(In last week’s column, film commissioner Renee Robinson looked back at a successful 2016. In this week’s conclusion, she looks ahead.)
Last year was a very good one for Jamaica’s film industry, according to JAMPRO film commissioner Renee Robinson. And 2017 might be even better. as the industry is “poised for a breakthrough”.
She offered evidence.
Last year, various producers expressed interest in 13 projects in Jamaica, many of which are now at various stages of production. One of the producers, Dr Julius Garvey, son of National Hero Marcus Mosiah Garvey, is working on a documentary about his father.
She told me of a March 1 5 script development workshop for 15 selected Jamaican film-makers, sponsored by JAMPRO, the Jamaica Film and Television Association (JAFTA) and the British Council, and added that a co-production treaty with the UK is being discussed.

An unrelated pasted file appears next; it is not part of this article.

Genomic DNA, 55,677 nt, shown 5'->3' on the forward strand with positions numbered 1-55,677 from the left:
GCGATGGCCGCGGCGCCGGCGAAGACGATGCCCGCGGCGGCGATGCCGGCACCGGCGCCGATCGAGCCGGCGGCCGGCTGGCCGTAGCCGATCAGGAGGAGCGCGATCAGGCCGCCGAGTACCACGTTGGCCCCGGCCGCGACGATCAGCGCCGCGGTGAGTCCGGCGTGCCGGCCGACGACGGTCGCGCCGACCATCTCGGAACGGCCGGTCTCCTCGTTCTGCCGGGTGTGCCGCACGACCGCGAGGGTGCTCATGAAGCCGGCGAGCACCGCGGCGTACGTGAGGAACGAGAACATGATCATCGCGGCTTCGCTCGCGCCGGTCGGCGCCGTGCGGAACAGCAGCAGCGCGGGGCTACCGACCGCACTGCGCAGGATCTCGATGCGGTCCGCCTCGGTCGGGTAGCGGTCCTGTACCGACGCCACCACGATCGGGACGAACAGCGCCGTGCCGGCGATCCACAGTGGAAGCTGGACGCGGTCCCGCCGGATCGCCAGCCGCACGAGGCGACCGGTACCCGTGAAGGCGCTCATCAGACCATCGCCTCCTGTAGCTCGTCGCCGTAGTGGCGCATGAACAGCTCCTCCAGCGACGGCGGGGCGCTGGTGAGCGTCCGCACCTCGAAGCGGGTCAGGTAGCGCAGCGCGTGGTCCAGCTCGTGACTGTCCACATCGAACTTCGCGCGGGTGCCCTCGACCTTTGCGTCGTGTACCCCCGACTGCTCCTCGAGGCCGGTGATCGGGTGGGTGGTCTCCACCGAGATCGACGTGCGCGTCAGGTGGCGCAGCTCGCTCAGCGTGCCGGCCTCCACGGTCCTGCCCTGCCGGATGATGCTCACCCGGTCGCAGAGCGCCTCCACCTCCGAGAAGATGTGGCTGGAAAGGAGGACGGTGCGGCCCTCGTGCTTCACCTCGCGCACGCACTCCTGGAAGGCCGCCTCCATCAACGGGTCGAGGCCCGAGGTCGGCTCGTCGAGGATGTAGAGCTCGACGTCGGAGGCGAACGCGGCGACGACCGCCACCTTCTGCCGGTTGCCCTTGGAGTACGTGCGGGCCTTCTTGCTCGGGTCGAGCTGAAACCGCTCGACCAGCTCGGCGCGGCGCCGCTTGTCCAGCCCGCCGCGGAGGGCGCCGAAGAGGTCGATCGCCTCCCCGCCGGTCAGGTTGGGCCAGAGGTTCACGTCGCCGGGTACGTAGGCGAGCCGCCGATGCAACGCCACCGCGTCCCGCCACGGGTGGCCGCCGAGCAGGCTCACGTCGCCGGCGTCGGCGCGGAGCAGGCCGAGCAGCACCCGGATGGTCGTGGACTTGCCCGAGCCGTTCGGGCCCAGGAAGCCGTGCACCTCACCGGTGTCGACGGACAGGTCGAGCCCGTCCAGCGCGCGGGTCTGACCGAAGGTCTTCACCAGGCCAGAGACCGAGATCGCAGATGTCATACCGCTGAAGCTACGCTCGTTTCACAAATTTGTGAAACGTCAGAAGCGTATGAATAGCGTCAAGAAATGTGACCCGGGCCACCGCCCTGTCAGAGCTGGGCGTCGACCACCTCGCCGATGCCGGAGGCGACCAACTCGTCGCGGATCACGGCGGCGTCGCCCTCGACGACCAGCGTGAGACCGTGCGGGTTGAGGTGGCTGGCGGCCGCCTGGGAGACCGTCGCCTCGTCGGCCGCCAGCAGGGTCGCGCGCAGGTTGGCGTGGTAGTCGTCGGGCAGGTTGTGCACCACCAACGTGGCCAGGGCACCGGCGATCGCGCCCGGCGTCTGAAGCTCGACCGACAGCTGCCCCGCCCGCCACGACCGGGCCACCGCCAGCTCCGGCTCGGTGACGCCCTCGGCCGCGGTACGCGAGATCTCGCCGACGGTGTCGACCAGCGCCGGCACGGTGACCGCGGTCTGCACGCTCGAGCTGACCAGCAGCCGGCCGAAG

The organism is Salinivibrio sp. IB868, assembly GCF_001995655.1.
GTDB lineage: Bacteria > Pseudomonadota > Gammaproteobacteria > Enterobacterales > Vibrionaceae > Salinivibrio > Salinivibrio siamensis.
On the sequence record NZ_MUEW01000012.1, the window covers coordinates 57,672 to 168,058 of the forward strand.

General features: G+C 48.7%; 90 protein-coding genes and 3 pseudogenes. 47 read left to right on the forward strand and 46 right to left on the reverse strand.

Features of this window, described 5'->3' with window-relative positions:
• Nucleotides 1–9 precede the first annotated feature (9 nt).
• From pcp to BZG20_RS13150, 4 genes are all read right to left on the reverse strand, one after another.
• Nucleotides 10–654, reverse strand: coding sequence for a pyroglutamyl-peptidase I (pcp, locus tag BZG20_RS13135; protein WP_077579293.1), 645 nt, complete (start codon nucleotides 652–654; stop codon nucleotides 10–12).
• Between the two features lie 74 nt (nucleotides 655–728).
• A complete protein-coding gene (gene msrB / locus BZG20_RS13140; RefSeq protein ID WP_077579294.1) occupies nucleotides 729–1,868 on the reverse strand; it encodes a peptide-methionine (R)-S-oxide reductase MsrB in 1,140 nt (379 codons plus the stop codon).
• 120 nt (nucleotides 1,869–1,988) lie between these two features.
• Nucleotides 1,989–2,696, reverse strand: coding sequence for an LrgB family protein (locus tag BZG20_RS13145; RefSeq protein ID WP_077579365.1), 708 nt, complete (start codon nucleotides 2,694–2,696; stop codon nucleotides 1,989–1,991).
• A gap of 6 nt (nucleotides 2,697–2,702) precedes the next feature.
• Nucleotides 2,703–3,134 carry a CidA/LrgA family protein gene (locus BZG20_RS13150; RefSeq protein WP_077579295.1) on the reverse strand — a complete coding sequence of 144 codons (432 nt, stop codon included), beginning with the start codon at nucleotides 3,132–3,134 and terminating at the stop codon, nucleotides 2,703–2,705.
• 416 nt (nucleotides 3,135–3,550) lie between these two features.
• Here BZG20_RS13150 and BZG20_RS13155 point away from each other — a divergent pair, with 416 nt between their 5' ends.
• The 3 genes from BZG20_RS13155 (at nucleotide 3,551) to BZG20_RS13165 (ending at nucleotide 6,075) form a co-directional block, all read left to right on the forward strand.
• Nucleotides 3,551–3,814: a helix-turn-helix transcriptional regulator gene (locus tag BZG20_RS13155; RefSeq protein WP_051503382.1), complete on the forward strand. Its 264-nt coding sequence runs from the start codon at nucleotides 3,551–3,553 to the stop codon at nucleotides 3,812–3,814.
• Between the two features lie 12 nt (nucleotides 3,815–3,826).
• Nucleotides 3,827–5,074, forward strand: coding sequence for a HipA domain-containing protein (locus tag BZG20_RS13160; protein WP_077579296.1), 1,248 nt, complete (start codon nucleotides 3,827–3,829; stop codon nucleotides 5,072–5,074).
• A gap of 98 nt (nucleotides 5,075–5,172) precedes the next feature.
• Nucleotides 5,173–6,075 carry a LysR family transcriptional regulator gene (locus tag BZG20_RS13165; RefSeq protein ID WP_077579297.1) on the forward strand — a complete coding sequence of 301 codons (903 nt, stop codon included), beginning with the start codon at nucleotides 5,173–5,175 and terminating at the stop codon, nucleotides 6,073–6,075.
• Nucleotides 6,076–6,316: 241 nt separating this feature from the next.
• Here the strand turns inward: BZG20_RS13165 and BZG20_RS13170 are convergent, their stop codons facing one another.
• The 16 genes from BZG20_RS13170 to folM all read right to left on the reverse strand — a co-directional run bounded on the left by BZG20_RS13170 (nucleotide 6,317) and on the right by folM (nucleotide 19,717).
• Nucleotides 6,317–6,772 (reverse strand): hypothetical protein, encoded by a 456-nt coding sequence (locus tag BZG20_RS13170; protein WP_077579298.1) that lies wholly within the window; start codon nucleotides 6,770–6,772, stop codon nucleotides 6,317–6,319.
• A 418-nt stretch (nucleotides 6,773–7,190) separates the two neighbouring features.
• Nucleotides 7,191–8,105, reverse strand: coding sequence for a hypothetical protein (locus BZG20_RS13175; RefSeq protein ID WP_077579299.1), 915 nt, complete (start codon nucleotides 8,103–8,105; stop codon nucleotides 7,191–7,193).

Of the film fund she had proposed last year, Robinson said “we’ve got to the stage of Cabinet submission. We need to get Cabinet approval, and then we need to actually put the mechanism in place. And we’d depend on the Development Bank of Jamaica for that, as JAMPRO doesn’t manage funds”.
There has been more than a doubling of applications for the highly successful PROPELLA project, launched in 2016. “We received 48 applications for Propella, up from 22 last year, and adjudication is currently under way, to be announced by mid-March. The group will (again) receive script consultation, training in directing and festival strategy,” she said.
Robinson is optimistic about Jamaica’s film industry since, she said, “The creative industry worldwide is a major driver of the economy, and it is no different here.” However, she had a word of caution.
“The Jamaican film industry is on the cusp and poised for a breakthrough, but we need the input of all the stakeholders, public and private, as the film industry has been pushing itself along without sustainable support for far too long,” Robinson said.
Published at Fri, 10 Mar 2017 05:00:00 +0000